ESPN fires Curt Schilling following anti-transgender rights post on Facebook

Curt Schilling was fired from ESPN on Wednesday. AP

ESPN has fired baseball analyst Curt Schilling after the former Red Sox pitcher shared an anti-transgender rights meme on his Facebook page earlier this week.

“ESPN is an inclusive company. Curt Schilling has been advised that his conduct was unacceptable and his employment with ESPN has been terminated,” the company said in a statement Wednesday evening.

The decision ends Schilling’s six-year run at ESPN, in which he worked as a color commentator and in-studio analyst for MLB and Little League World Series baseball games.

However, his time at ESPN had become mired by the former pitcher’s politically-charged posts on social media.


Most recently, Schilling received intense backlash Tuesday after he shared a graphic Facebook meme seemingly commenting on recent transgender public accommodation laws.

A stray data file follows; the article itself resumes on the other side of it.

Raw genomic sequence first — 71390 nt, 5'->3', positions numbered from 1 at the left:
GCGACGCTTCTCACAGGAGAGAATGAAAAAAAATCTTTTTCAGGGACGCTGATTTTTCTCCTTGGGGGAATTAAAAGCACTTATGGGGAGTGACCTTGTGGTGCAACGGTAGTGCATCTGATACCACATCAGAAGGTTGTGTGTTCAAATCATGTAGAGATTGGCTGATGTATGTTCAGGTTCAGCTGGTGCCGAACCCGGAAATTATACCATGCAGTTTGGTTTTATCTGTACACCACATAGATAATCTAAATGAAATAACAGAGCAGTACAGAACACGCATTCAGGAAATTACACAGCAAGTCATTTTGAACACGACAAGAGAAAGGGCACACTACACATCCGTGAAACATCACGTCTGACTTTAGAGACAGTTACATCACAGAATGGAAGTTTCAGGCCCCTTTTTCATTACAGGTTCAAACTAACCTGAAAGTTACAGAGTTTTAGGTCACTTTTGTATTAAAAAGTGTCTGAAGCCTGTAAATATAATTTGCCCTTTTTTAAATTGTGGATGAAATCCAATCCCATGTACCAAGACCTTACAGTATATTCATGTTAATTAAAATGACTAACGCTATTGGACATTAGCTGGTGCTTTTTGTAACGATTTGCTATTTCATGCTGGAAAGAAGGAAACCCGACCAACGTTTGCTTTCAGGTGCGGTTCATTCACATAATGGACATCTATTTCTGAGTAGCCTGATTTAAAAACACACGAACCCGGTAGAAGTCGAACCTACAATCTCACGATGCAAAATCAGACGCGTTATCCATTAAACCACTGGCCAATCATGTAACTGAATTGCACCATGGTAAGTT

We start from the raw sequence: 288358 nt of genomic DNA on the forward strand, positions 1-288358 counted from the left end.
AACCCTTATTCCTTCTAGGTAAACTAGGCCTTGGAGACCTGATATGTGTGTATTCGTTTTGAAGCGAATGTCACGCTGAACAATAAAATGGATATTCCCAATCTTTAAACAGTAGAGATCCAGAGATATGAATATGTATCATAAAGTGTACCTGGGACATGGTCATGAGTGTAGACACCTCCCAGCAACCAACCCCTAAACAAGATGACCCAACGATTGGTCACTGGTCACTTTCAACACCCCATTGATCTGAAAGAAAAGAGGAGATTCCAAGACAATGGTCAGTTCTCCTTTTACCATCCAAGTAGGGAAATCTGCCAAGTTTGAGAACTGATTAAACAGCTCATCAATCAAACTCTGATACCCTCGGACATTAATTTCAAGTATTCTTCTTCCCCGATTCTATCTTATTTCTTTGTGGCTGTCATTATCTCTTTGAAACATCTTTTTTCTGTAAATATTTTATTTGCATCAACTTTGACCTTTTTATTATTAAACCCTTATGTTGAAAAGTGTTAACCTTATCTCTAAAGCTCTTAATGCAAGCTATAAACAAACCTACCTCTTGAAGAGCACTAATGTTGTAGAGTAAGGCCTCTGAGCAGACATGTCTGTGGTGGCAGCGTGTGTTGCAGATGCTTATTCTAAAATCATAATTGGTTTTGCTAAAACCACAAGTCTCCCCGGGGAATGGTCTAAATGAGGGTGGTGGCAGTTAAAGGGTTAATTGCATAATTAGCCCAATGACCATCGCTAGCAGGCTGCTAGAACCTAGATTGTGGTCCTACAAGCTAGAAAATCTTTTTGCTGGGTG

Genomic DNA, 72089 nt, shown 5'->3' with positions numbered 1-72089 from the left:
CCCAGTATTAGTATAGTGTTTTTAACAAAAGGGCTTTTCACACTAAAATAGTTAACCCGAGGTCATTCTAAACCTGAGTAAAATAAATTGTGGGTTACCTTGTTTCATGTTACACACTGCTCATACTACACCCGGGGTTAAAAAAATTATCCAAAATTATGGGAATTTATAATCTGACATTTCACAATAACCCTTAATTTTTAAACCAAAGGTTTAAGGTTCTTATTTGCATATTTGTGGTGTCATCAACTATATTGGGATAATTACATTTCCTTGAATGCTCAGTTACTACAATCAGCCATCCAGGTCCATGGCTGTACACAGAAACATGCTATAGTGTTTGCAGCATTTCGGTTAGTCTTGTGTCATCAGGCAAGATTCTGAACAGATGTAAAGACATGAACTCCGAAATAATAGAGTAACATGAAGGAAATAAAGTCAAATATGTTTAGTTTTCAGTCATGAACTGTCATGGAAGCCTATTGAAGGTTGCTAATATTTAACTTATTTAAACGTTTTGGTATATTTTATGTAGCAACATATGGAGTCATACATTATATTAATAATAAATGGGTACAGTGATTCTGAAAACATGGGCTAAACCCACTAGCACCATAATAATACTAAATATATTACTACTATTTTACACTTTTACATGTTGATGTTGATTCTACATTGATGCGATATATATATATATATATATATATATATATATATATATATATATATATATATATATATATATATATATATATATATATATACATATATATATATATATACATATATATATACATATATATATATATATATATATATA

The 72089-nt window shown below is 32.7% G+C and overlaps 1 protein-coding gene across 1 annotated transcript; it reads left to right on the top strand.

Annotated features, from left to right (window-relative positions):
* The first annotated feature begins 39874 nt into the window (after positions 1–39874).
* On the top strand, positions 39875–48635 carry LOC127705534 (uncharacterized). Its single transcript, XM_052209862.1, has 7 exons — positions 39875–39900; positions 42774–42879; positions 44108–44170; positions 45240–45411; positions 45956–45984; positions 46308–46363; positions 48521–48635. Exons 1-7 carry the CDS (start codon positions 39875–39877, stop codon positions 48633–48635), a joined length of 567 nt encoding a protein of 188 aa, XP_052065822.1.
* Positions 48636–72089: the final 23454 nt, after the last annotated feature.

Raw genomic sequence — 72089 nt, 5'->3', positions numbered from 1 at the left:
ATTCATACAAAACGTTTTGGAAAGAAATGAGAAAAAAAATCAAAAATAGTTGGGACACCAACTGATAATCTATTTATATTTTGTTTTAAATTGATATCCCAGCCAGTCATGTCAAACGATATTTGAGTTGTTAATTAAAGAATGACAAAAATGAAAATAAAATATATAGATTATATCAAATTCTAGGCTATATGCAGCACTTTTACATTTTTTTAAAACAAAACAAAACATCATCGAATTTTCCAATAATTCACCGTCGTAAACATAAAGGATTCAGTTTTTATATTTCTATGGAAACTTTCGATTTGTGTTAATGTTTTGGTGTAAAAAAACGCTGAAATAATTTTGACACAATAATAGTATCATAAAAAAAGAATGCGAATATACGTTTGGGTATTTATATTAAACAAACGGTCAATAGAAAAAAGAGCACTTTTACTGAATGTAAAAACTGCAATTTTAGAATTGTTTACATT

The meme, a screenshot of which can be seen here, showed a man wearing a wig and women’s shirt with parts cut out with the text: ““Let him in! To the restroom with your daughter or else you’re a narrow minded, judgmental, unloving, racist bigot who needs to die!!!”

“A man is a man no matter what they call themselves,” Schilling commented below the since-deleted post. “I don’t care what they are, who they sleep with, men’s room was designed for the penis, women’s not so much. Now you need laws telling us differently? Pathetic.”

LGBT advocates called the meme “ugly propaganda” that is “wrong” and “dangerous.”

Schilling went on Tuesday to defend himself on his blog, saying those who were offended only had themselves to blame. On a radio show Wednesday morning, he said he was “blindsided” by the backlash.

‘“I replied to the post. I didn’t post that,” he said, despite multiple screenshots showing he shared the meme.

Despite ESPN guidelines advising otherwise, Schilling has continually spoken out about politics and the 2016 presidential campaigns on his social media accounts and in radio appearances.


In August, he was removed from Little League broadcasts and suspended for the rest of the MLB season by ESPN for sharing a post that compared Muslim extremists to Nazis.




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